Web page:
How Far Can Your Score Drop?
A credit score in the 400-500 range is considered untouchable by most lenders. The worst possible score is 340, so if your credit is anywhere near this, it may be difficult to have anyone take you seriously. Qualifying for any new loans or credit cards will be hard. It can also affect how future employers and landlords view you. Of course, your credit score is not the only factor that people look at when judging you as a good candidate to work with. If you have a good job, make good money, and other than the foreclosure are an upstanding citizen in every way, you can still get a break. If you lost your home due to problems with an adjustable rate mortgage, a landlord will probably understand. In 2008-2009, it was very common for a homeowner’s mortgage to skyrocket when their rates adjusted. If you sat down and gave them more information about your situation, they would most likely be sympathetic to what happened. This would be especially true if you were financially strong in other areas.
Credit Scores Move Up and Down Constantly
A credit score can plunge due to a foreclosure, but it can also improve with a good payment history. It is even possible for a score to move upward into the 700 (prime credit) range just two to three years after the home loan default. The default will of course still be seen on your credit report for up to 10 years after the incident, but your score still can increase in spite of this. There are also some things that you can do to improve a dropping score, like taking out a “credit builder loan” at a credit union. This type of loan is designed to help you either build a credit history or improve a poor score. How a credit builder loan works, is by taking out a small loan from $300-$600 at the credit union. This money is then placed in an interest bearing CD (certificate of deposit), while you make payments over a period of 6 months. At the end of this term, you can retrieve the funds from the CD or let it continue to build interest. This type of loan is very safe, has a low interest rate, and is run by people whose goal is to help you financially.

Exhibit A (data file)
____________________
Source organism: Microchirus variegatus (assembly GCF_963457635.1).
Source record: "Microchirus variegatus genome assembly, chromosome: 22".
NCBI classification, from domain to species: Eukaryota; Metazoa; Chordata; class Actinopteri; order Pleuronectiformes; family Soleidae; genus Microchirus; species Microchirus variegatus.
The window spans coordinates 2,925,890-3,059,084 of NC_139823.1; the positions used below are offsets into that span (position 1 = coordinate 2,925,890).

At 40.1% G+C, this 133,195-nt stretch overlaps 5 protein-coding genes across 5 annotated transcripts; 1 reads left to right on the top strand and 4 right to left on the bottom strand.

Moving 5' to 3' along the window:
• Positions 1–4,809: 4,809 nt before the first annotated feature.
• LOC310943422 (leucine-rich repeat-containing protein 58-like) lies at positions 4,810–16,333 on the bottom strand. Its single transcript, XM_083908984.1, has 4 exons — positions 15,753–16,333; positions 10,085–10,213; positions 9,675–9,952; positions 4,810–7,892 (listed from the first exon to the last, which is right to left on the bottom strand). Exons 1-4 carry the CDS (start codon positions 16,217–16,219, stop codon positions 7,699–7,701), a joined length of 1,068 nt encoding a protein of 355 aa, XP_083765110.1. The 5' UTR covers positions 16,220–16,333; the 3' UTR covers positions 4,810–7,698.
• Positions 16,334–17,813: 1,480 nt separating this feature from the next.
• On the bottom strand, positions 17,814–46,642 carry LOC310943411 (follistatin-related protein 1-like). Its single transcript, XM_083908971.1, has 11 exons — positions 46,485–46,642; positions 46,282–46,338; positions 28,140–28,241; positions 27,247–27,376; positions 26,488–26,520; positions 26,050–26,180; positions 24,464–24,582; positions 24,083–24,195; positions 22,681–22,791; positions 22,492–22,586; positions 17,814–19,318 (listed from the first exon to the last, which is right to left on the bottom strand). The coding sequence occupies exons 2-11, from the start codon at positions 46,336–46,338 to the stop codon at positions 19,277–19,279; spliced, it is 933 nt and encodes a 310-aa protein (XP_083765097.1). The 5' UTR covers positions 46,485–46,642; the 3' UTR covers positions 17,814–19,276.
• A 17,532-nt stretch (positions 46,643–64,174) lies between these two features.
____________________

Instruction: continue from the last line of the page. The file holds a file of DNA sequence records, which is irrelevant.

Other Methods to Improve A Poor Score